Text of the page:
Why Mushrooms?

I've been reflecting a bit lately on my reasons for becoming interested in mushrooms as they relate to small woodlot management and I've realized that I can't recall if the forest brought me to mushrooms or if the mushrooms have brought me to the forest.

I'm sitting in a motel near Potsdam, New York on a cool August morning. Today I will complete my visit to the Cooperative Extension office in St Lawrence county and then have some time to visit the local St Lawrence nursery and then trek through the Northern part of the Adirondack park en route to my next destination. Being up here brings backs a flooding of memories because it was this time of year that my father and I would pack up our crude department store camping gear and head into the mountains for a weekend of father/son fun. It was during these years that my senses, my very self, witnessed the calm and beauty of a forested landscape. I was hooked.

I've since continued the tradition of visiting the Adirondacks annually as much as I can, but also taking the time to walk and learn the woods of the Finger Lakes. There is something that shifts for me each time I enter a forest, no matter where I am. It doesn't seem to matter what my reason for being in the woods; whether I am carrying a backpack or a chainsaw; the feeling still resonates.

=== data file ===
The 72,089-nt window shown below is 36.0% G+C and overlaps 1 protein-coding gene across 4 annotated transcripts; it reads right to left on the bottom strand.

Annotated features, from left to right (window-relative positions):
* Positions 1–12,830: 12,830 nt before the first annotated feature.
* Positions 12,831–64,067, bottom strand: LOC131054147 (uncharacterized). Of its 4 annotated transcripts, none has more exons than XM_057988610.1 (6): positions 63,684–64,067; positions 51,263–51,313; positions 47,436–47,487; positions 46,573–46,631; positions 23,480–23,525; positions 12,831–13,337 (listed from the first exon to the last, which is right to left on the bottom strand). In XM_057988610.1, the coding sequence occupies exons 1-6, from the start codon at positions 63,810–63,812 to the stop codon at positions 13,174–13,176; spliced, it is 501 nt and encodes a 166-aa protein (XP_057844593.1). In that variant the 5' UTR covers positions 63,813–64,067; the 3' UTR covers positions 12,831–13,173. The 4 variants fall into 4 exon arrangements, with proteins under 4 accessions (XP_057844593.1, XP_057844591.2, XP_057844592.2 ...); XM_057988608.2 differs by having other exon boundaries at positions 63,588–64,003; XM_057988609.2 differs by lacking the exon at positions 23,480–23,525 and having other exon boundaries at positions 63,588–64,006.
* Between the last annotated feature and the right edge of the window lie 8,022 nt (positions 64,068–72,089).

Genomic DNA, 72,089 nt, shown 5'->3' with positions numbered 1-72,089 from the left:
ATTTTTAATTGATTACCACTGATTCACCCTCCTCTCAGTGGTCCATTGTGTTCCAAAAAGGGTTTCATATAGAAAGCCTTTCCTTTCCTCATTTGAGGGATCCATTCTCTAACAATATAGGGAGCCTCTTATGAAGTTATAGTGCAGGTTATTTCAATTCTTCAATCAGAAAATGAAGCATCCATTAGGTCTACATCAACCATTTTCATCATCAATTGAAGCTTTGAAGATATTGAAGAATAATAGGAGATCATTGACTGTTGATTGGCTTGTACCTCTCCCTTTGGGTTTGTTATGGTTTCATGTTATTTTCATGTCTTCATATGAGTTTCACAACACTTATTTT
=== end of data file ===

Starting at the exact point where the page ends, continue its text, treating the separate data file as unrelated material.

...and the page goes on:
On to the mushrooms...these organisms have entered my life only relatively recently, first as a curiosity when looking for permaculture programming; we had Steve Sierigk, of Acorn Designs, come to our site and demonstrate his technique of inoculating oak and maple logs with shiitake mushrooms. I managed the remnant logs from the class and loved working in the woods, soaking, and harvesting fresh mushrooms. Something about it felt so basic, simple, normal - and yet the implications of this practice are quite profound.

Last year I decided to being building a small mushroom production enterprise; after five years of working with the logs on a hobby basis, it seemed like a good next step. An exciting discovery has been how well incentives for mushroom production can support good forest management.

When I started I was mainly looking for the "perfect" trees to fell for logs; those that were free of disease, straight, and giving the most 4" - 8" diameter logs per tree (depending on the tree you can get anywhere from 4 to 16 logs per tree). I quickly realized that these specs were also characteristic of good genetic specimens, and that while the literature recommended pristine specimens in the end I could make do with twisted logs, I could cut out portions that were diseased; essentially I could remove problem species from the woods and get production materials; a win-win situation.

When i began to crunch the numbers things really started to look enticing. Let's assume I select a 25 year old sugar maple for mushroom logs and it gives me 10 mushroom logs. Each log can be inoculated for $1 to $2 worth of materials and another $2 - $3 worth of labor (assuming $10/hr) over its lifetime. Assuming then the cost per log is $5 to establish, I can reasonably count on 8 flushes of mushrooms over the life of the log, which ranges from 3 to 5 years. Each flush generates 1/4 to 1/2 pounds of mushrooms; therefore 4 to 8 lbs/log, which equates to $48 to $96 per log - which means a single tree could produce several hundred dollars in revenue.